Header image
Enter a name
Lateral view of a Male Baetis (Baetidae) (Blue-Winged Olive) Mayfly Dun from Mystery Creek #43 in New York
Blue-winged Olives

Tiny Baetis mayflies are perhaps the most commonly encountered and imitated by anglers on all American trout streams due to their great abundance, widespread distribution, and trout-friendly emergence habits.

Dorsal view of a Kogotus (Perlodidae) Stonefly Nymph from Mystery Creek #199 in Washington
This one pretty clearly keys to Kogotus, but it also looks fairly different from specimens I caught in the same creek about a month later in the year. With only one species of the genus known in Washington, I'm not sure about the answer to this ID.
27" brown trout, my largest ever. It was the sub-dominant fish in its pool. After this, I hooked the bigger one, but I couldn't land it.
Troutnut is a project started in 2003 by salmonid ecologist Jason "Troutnut" Neuswanger to help anglers and fly tyers unabashedly embrace the entomological side of the sport. Learn more about Troutnut or support the project for an enhanced experience here.


Posts: 2
EasyPeasy on Jan 13, 2019January 13th, 2019, 4:21 am EST
I have a bunch of Cabelas gift cards and am looking to buy a 7 wt rod for Steelhead fishing in Northern California.

What single hand rod and reel and line combo offered by Cabelas would you guys recommend?

Link to Rods: https://www.cabelas.com/browse.cmd?categoryId=734095080&CQ_search=fly%2Bfishing%2Brod&CQ_view=list&CQ_ref=~c1-Fishing~c2-Fly-Fishing~priceRange-1000

I have a $1500 budget (can stretch it if need be).

Wbranch's profile picture
York & Starlight PA

Posts: 2635
Wbranch on Jan 13, 2019January 13th, 2019, 8:09 am EST
Hello Easy,

Well we can do a lot with your $1500 budget! If there are 100 posters on this subject I'm sure there will be 101 suggestions! I'm all in on high end rods if you are an accomplished fly caster and know all sorts of stuff about stream lore, fish lies, basically a guy in the know approaching expert level. However if you are less well heeled or are still climbing the ladder during your journey to become a fly fishing legion you may be well satisfied with a lesser priced, not lesser quality, fly rod. I think of myself as a work in progress and getting a little better all the time. I have one high end Orvis Helios 2 9' #4 rod and about twenty other fly rods in the middle cost range, say $300 - $500, that are fantastic fishing instruments and I've caught thousands of trout on them.

Now are you dead set on getting a Cabela fly rod? Nice rods with many very good reviews. Last year I wanted a crispier action 9' #5 rod and bought an Orvis Recon and absolutely love it. I like how it casts which is the most important virtue. I love how the blank looks, it has a lovely blued or blackened reel seat with a very nice wood insert. It comes with a nice cloth sack, aluminum rod tube and the famous Orvis 25 year warranty. I also looked at the 10' #7 Recon and it is a real peach. If I didn't already own a Gatti 10' #7 which I use exclusively for steelhead I would of bought it.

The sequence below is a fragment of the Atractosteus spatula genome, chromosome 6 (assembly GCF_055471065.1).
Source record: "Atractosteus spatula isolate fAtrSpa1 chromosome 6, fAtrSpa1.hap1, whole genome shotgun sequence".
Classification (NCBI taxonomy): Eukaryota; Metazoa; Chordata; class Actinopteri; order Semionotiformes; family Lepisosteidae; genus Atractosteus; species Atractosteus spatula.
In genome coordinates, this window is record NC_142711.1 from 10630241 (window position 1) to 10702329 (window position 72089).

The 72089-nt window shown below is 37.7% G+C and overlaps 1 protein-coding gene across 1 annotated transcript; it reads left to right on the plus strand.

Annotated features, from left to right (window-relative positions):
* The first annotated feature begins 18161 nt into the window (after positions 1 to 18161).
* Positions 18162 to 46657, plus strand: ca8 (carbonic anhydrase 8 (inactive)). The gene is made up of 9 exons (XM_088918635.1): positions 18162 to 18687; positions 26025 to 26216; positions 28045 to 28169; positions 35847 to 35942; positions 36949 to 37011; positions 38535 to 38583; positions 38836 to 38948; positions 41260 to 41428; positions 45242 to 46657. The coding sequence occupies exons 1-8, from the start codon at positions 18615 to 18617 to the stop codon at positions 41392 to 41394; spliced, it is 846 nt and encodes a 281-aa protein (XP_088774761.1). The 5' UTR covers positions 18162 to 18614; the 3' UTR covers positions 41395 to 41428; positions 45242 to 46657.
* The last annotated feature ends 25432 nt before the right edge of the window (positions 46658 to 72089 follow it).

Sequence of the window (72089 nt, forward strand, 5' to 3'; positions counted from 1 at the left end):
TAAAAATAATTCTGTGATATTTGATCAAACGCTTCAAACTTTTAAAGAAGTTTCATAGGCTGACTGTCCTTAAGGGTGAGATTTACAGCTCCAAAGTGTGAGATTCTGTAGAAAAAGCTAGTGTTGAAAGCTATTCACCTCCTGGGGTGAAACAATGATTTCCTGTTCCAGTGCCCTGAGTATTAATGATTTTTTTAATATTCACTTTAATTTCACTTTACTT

Regarding the choice of a reel. Again there is going to be a zillion comments. My suggestion is just go to a very well stocked fly shop, or a Cabela's store and handle a whole bunch of good fly reels. Stay away from those really wide spool large arbor reels because the line will stack on one side often when you are not paying attention while fighting a fish and pretty soon there is all the line on one side of the spool and you can hardly reel in any more line. I like narrower spool fly reels. There are a few out there and the one I like the best, and own, is the Lamson Speedster. Not only does it have probably the narrowest spool on the market Lamson is arguably one of the most purchased fly reels.

I would get the best line out there. Look at fly line reviews and see what others like. I'm partial to Orvis for monetary reasons (it is a very good product though) because my friend gets me the Pro Guide discount which is at least 40% off list.
Catskill fly fisher for fifty-five years.
Wbranch's profile picture
York & Starlight PA

Posts: 2635
Wbranch on Jan 13, 2019January 13th, 2019, 8:10 am EST
The link you provided doesn't work.

Here is a nice looking Redington 10' #7. I have a Redington 10' 6" #6 I like and often put on a #7 and it performs well for swinging flies for chrome or fishing nymphs under an indicator.


The 7100 is a 10' #7 4.4 ounces.

Here I is another 10' #7 for $789 it weighs about .4 ounce less than the Redington which means a lot if you are fishing all day.


Catskill fly fisher for fifty-five years.
Partsman's profile picture
bancroft michigan

Posts: 321
Partsman on Jan 13, 2019January 13th, 2019, 12:55 pm EST
Ok Easy, Matt has far more experience than myself, but I have the orvis recon, and also a gloomis nrx, if had some extra gingle to play with Im going with gloomis nrx. Just my 2 cents worth, I have fun, and a reel, I love my Galvan reels!
Wbranch's profile picture
York & Starlight PA

Posts: 2635
Wbranch on Jan 14, 2019January 14th, 2019, 10:38 am EST
You really can't compare a $449 Recon with a $805 Loomis NRX. That is a $356 cost difference. It would be a better comparison with the Helios 3 at $898 and the NRX at $805. I'm sure if Easy is a competent caster either of those sticks would be a great choice. I would just never spend that much money on a steelhead rod since I only use it six to ten days times a year compared to a trout rod where I will use it 80 - 90 days a year.
Catskill fly fisher for fifty-five years.

Quick Reply

Related Discussions

Last Reply
Mar 22, 2009
by Strme007
May 16, 2019
by Iasgair
Oct 23, 2019
by Red_green_h
Aug 27, 2008
by Al514
Troutnut.com is copyright © 2004-2024 (email Jason). privacy policy